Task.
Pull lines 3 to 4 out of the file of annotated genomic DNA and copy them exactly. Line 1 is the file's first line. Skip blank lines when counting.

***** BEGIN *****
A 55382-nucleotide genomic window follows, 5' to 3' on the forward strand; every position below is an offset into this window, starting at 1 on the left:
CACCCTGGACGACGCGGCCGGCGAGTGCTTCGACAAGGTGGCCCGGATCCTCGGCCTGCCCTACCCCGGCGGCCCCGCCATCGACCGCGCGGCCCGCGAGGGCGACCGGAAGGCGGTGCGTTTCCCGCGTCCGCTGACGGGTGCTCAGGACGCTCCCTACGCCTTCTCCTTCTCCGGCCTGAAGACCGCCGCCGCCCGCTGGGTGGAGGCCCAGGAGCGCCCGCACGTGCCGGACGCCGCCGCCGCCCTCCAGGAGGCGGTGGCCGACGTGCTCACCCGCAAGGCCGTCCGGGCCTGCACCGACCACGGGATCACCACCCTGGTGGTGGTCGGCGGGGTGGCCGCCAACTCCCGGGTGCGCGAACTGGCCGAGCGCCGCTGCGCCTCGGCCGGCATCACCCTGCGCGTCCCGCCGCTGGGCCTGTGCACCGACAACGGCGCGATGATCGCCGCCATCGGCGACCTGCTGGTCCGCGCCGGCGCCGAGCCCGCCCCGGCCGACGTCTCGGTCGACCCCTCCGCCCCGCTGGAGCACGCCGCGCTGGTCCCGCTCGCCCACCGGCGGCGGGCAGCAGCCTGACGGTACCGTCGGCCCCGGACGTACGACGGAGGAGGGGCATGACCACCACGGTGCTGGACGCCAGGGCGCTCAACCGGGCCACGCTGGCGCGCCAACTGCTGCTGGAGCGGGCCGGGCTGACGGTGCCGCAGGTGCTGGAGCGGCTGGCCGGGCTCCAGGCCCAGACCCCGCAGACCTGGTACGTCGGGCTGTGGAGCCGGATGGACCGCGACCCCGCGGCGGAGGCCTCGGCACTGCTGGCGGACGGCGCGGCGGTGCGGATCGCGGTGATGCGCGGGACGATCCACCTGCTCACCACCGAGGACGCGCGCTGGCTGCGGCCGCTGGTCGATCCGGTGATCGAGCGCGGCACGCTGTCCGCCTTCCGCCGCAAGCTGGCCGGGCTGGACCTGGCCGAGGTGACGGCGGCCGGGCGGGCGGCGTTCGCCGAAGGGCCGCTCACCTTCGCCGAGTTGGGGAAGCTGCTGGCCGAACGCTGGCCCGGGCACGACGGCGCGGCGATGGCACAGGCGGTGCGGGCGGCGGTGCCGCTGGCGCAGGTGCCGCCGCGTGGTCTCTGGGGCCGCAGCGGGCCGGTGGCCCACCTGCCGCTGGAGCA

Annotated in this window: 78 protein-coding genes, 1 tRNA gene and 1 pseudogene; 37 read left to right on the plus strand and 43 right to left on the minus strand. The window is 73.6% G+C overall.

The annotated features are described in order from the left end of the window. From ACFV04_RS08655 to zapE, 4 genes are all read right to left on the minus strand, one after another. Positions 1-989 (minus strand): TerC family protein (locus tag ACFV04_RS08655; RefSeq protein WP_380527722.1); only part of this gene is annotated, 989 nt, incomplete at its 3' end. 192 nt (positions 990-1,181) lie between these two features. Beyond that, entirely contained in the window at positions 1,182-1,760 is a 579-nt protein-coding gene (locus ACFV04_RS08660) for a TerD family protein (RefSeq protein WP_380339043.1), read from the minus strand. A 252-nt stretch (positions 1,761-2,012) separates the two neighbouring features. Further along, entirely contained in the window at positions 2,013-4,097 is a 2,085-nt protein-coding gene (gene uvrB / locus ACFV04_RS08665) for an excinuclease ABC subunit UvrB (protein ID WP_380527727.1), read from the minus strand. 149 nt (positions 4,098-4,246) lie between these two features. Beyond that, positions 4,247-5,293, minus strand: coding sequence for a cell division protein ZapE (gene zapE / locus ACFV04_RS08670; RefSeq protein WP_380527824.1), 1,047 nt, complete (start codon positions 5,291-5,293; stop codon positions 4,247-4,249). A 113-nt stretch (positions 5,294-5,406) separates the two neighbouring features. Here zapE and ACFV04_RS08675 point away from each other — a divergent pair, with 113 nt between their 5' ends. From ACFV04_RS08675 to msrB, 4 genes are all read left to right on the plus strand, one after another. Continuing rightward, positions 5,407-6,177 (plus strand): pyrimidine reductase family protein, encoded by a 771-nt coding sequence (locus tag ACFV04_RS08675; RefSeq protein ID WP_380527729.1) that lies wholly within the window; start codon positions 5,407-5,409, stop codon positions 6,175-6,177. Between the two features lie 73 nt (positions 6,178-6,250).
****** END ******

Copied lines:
Annotated in this window: 78 protein-coding genes, 1 tRNA gene and 1 pseudogene; 37 read left to right on the plus strand and 43 right to left on the minus strand. The window is 73.6% G+C overall.

The annotated features are described in order from the left end of the window. From ACFV04_RS08655 to zapE, 4 genes are all read right to left on the minus strand, one after another. Positions 1-989 (minus strand): TerC family protein (locus tag ACFV04_RS08655; RefSeq protein WP_380527722.1); only part of this gene is annotated, 989 nt, incomplete at its 3' end. 192 nt (positions 990-1,181) lie between these two features. Beyond that, entirely contained in the window at positions 1,182-1,760 is a 579-nt protein-coding gene (locus ACFV04_RS08660) for a TerD family protein (RefSeq protein WP_380339043.1), read from the minus strand. A 252-nt stretch (positions 1,761-2,012) separates the two neighbouring features. Further along, entirely contained in the window at positions 2,013-4,097 is a 2,085-nt protein-coding gene (gene uvrB / locus ACFV04_RS08665) for an excinuclease ABC subunit UvrB (protein ID WP_380527727.1), read from the minus strand. 149 nt (positions 4,098-4,246) lie between these two features. Beyond that, positions 4,247-5,293, minus strand: coding sequence for a cell division protein ZapE (gene zapE / locus ACFV04_RS08670; RefSeq protein WP_380527824.1), 1,047 nt, complete (start codon positions 5,291-5,293; stop codon positions 4,247-4,249). A 113-nt stretch (positions 5,294-5,406) separates the two neighbouring features. Here zapE and ACFV04_RS08675 point away from each other — a divergent pair, with 113 nt between their 5' ends. From ACFV04_RS08675 to msrB, 4 genes are all read left to right on the plus strand, one after another. Continuing rightward, positions 5,407-6,177 (plus strand): pyrimidine reductase family protein, encoded by a 771-nt coding sequence (locus tag ACFV04_RS08675; RefSeq protein ID WP_380527729.1) that lies wholly within the window; start codon positions 5,407-5,409, stop codon positions 6,175-6,177. Between the two features lie 73 nt (positions 6,178-6,250).